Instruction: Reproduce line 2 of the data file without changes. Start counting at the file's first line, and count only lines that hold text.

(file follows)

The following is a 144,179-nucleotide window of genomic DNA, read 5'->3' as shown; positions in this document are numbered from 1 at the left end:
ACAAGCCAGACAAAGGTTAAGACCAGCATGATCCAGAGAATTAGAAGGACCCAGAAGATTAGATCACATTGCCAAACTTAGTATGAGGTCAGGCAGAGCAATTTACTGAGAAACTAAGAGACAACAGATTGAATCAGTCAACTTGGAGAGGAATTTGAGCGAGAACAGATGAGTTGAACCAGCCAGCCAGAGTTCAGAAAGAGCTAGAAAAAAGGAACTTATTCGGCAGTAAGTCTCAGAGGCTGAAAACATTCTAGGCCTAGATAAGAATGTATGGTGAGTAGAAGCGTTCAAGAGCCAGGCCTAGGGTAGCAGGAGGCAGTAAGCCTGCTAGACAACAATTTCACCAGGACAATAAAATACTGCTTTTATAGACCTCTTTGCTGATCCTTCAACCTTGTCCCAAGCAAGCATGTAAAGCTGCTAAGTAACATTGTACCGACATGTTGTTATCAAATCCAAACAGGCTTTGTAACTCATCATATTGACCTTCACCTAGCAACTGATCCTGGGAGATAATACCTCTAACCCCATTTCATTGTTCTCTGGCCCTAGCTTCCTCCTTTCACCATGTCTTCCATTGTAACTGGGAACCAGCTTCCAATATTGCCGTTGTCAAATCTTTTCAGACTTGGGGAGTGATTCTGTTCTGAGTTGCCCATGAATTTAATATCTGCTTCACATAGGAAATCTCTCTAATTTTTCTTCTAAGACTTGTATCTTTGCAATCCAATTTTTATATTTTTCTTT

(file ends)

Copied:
ACAAGCCAGACAAAGGTTAAGACCAGCATGATCCAGAGAATTAGAAGGACCCAGAAGATTAGATCACATTGCCAAACTTAGTATGAGGTCAGGCAGAGCAATTTACTGAGAAACTAAGAGACAACAGATTGAATCAGTCAACTTGGAGAGGAATTTGAGCGAGAACAGATGAGTTGAACCAGCCAGCCAGAGTTCAGAAAGAGCTAGAAAAAAGGAACTTATTCGGCAGTAAGTCTCAGAGGCTGAAAACATTCTAGGCCTAGATAAGAATGTATGGTGAGTAGAAGCGTTCAAGAGCCAGGCCTAGGGTAGCAGGAGGCAGTAAGCCTGCTAGACAACAATTTCACCAGGACAATAAAATACTGCTTTTATAGACCTCTTTGCTGATCCTTCAACCTTGTCCCAAGCAAGCATGTAAAGCTGCTAAGTAACATTGTACCGACATGTTGTTATCAAATCCAAACAGGCTTTGTAACTCATCATATTGACCTTCACCTAGCAACTGATCCTGGGAGATAATACCTCTAACCCCATTTCATTGTTCTCTGGCCCTAGCTTCCTCCTTTCACCATGTCTTCCATTGTAACTGGGAACCAGCTTCCAATATTGCCGTTGTCAAATCTTTTCAGACTTGGGGAGTGATTCTGTTCTGAGTTGCCCATGAATTTAATATCTGCTTCACATAGGAAATCTCTCTAATTTTTCTTCTAAGACTTGTATCTTTGCAATCCAATTTTTATATTTTTCTTT